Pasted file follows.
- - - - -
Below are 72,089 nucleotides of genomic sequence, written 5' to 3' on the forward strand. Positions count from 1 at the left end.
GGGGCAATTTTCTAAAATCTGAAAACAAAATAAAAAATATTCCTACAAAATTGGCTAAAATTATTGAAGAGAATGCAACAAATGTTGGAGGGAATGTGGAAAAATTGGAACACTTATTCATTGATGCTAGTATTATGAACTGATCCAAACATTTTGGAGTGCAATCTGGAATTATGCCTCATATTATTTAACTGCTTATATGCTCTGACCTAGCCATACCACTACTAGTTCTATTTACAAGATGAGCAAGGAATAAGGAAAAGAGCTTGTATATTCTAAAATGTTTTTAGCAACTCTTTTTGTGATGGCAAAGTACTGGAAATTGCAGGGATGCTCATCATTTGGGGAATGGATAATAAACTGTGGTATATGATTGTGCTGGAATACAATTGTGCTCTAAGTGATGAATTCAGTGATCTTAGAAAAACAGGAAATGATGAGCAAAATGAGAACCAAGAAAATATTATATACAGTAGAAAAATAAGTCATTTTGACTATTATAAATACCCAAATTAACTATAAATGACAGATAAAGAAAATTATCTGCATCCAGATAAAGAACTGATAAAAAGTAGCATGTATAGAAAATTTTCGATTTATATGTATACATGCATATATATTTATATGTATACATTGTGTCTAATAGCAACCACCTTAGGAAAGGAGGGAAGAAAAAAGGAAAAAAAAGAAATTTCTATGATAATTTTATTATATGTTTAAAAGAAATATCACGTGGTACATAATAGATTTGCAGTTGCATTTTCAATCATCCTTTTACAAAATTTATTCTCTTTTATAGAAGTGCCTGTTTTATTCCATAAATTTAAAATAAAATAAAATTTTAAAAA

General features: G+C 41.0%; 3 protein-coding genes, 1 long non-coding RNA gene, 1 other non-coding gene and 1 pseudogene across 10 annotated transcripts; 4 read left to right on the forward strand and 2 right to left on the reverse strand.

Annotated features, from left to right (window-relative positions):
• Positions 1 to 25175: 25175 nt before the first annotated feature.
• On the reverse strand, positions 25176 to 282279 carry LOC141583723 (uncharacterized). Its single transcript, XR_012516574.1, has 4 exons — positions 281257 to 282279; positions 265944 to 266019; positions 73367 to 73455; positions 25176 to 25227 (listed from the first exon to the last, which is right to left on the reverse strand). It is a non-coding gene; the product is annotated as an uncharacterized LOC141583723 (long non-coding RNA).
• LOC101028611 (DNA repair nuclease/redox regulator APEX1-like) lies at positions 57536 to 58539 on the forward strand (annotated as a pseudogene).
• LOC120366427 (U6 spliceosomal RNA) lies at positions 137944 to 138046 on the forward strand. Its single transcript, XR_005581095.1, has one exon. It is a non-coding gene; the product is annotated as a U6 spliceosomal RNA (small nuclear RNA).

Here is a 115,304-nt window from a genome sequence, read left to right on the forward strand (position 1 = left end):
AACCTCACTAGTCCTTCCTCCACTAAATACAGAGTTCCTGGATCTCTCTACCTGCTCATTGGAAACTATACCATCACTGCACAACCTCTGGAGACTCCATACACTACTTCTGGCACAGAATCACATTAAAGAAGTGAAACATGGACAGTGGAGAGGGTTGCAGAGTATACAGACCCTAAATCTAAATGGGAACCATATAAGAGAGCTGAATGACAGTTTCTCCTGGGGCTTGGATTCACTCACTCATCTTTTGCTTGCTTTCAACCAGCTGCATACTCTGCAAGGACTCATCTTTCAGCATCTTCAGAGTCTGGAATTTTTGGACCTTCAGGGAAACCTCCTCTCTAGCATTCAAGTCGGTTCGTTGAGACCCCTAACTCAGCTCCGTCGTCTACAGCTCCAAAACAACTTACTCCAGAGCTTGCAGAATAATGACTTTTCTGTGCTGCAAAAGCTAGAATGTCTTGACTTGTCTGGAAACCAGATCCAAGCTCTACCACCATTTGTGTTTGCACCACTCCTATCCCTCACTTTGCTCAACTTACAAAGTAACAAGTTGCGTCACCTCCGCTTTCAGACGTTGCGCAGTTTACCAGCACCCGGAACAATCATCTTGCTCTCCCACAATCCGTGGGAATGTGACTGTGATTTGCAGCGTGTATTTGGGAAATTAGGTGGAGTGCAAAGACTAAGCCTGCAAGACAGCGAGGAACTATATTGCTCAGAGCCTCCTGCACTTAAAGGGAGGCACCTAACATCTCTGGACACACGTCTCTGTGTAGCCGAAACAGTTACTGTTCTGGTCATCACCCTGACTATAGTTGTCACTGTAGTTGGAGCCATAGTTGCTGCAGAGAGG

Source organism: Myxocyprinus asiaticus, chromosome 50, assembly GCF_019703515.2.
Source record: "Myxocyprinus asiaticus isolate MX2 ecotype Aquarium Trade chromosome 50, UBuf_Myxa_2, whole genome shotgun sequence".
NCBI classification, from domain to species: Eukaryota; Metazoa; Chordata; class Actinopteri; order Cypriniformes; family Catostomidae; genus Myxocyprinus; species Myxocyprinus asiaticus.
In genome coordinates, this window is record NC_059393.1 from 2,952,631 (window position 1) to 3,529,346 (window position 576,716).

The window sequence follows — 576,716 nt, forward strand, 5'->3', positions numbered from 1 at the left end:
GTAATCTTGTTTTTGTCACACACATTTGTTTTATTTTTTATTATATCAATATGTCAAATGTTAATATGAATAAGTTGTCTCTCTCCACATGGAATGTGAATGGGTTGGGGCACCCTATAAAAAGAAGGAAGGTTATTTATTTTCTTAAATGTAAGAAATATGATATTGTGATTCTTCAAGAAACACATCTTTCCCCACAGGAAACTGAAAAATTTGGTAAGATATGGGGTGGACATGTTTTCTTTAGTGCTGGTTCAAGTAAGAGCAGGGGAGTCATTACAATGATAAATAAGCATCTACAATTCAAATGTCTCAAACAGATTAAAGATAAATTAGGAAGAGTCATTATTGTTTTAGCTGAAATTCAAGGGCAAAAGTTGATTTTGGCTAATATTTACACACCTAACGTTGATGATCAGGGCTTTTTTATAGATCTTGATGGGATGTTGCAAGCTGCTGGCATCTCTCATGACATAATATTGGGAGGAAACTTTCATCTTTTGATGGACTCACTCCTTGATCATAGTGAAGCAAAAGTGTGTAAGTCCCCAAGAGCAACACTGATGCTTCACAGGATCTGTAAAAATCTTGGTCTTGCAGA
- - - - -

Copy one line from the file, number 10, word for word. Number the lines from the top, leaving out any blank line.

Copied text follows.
AACCTCACTAGTCCTTCCTCCACTAAATACAGAGTTCCTGGATCTCTCTACCTGCTCATTGGAAACTATACCATCACTGCACAACCTCTGGAGACTCCATACACTACTTCTGGCACAGAATCACATTAAAGAAGTGAAACATGGACAGTGGAGAGGGTTGCAGAGTATACAGACCCTAAATCTAAATGGGAACCATATAAGAGAGCTGAATGACAGTTTCTCCTGGGGCTTGGATTCACTCACTCATCTTTTGCTTGCTTTCAACCAGCTGCATACTCTGCAAGGACTCATCTTTCAGCATCTTCAGAGTCTGGAATTTTTGGACCTTCAGGGAAACCTCCTCTCTAGCATTCAAGTCGGTTCGTTGAGACCCCTAACTCAGCTCCGTCGTCTACAGCTCCAAAACAACTTACTCCAGAGCTTGCAGAATAATGACTTTTCTGTGCTGCAAAAGCTAGAATGTCTTGACTTGTCTGGAAACCAGATCCAAGCTCTACCACCATTTGTGTTTGCACCACTCCTATCCCTCACTTTGCTCAACTTACAAAGTAACAAGTTGCGTCACCTCCGCTTTCAGACGTTGCGCAGTTTACCAGCACCCGGAACAATCATCTTGCTCTCCCACAATCCGTGGGAATGTGACTGTGATTTGCAGCGTGTATTTGGGAAATTAGGTGGAGTGCAAAGACTAAGCCTGCAAGACAGCGAGGAACTATATTGCTCAGAGCCTCCTGCACTTAAAGGGAGGCACCTAACATCTCTGGACACACGTCTCTGTGTAGCCGAAACAGTTACTGTTCTGGTCATCACCCTGACTATAGTTGTCACTGTAGTTGGAGCCATAGTTGCTGCAGAGAGG